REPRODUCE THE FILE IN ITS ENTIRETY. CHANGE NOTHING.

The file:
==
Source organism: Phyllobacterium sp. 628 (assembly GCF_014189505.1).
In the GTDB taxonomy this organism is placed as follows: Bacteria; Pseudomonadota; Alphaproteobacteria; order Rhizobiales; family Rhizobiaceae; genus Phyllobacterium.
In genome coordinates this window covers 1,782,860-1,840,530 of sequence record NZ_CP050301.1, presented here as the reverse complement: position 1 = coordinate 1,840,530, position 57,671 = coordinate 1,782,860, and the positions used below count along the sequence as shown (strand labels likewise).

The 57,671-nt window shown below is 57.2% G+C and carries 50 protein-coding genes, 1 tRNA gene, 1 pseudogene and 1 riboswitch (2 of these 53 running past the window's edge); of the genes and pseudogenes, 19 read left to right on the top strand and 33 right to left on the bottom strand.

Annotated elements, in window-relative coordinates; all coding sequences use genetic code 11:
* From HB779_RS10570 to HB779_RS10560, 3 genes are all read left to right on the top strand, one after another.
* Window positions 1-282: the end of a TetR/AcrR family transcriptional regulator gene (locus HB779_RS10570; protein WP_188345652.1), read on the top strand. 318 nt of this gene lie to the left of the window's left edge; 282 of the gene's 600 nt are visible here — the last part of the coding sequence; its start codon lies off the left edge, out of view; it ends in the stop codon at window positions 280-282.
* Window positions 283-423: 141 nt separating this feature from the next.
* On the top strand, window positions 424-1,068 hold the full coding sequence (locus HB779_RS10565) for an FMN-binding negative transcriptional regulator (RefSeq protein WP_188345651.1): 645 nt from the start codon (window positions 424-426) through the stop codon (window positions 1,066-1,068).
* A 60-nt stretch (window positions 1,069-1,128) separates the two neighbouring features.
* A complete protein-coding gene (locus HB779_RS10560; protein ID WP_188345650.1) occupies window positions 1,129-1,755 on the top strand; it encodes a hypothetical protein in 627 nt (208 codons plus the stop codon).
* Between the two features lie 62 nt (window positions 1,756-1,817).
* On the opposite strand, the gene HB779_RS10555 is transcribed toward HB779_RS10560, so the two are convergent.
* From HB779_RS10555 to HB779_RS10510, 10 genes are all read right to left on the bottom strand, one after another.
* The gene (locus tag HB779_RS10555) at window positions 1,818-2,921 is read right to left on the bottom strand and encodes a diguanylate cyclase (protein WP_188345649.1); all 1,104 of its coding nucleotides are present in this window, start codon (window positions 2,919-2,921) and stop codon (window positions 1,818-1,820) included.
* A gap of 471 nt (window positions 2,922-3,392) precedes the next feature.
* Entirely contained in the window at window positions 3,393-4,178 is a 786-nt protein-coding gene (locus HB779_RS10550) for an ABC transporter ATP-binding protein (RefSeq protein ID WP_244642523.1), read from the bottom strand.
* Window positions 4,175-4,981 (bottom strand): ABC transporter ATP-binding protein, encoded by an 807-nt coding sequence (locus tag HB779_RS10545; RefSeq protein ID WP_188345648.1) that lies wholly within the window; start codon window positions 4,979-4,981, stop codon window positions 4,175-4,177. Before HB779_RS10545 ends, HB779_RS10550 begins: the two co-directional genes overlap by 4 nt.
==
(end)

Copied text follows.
Source organism: Phyllobacterium sp. 628 (assembly GCF_014189505.1).
In the GTDB taxonomy this organism is placed as follows: Bacteria; Pseudomonadota; Alphaproteobacteria; order Rhizobiales; family Rhizobiaceae; genus Phyllobacterium.
In genome coordinates this window covers 1,782,860-1,840,530 of sequence record NZ_CP050301.1, presented here as the reverse complement: position 1 = coordinate 1,840,530, position 57,671 = coordinate 1,782,860, and the positions used below count along the sequence as shown (strand labels likewise).

The 57,671-nt window shown below is 57.2% G+C and carries 50 protein-coding genes, 1 tRNA gene, 1 pseudogene and 1 riboswitch (2 of these 53 running past the window's edge); of the genes and pseudogenes, 19 read left to right on the top strand and 33 right to left on the bottom strand.

Annotated elements, in window-relative coordinates; all coding sequences use genetic code 11:
* From HB779_RS10570 to HB779_RS10560, 3 genes are all read left to right on the top strand, one after another.
* Window positions 1-282: the end of a TetR/AcrR family transcriptional regulator gene (locus HB779_RS10570; protein WP_188345652.1), read on the top strand. 318 nt of this gene lie to the left of the window's left edge; 282 of the gene's 600 nt are visible here — the last part of the coding sequence; its start codon lies off the left edge, out of view; it ends in the stop codon at window positions 280-282.
* Window positions 283-423: 141 nt separating this feature from the next.
* On the top strand, window positions 424-1,068 hold the full coding sequence (locus HB779_RS10565) for an FMN-binding negative transcriptional regulator (RefSeq protein WP_188345651.1): 645 nt from the start codon (window positions 424-426) through the stop codon (window positions 1,066-1,068).
* A 60-nt stretch (window positions 1,069-1,128) separates the two neighbouring features.
* A complete protein-coding gene (locus HB779_RS10560; protein ID WP_188345650.1) occupies window positions 1,129-1,755 on the top strand; it encodes a hypothetical protein in 627 nt (208 codons plus the stop codon).
* Between the two features lie 62 nt (window positions 1,756-1,817).
* On the opposite strand, the gene HB779_RS10555 is transcribed toward HB779_RS10560, so the two are convergent.
* From HB779_RS10555 to HB779_RS10510, 10 genes are all read right to left on the bottom strand, one after another.
* The gene (locus tag HB779_RS10555) at window positions 1,818-2,921 is read right to left on the bottom strand and encodes a diguanylate cyclase (protein WP_188345649.1); all 1,104 of its coding nucleotides are present in this window, start codon (window positions 2,919-2,921) and stop codon (window positions 1,818-1,820) included.
* A gap of 471 nt (window positions 2,922-3,392) precedes the next feature.
* Entirely contained in the window at window positions 3,393-4,178 is a 786-nt protein-coding gene (locus HB779_RS10550) for an ABC transporter ATP-binding protein (RefSeq protein ID WP_244642523.1), read from the bottom strand.
* Window positions 4,175-4,981 (bottom strand): ABC transporter ATP-binding protein, encoded by an 807-nt coding sequence (locus tag HB779_RS10545; RefSeq protein ID WP_188345648.1) that lies wholly within the window; start codon window positions 4,979-4,981, stop codon window positions 4,175-4,177. Before HB779_RS10545 ends, HB779_RS10550 begins: the two co-directional genes overlap by 4 nt.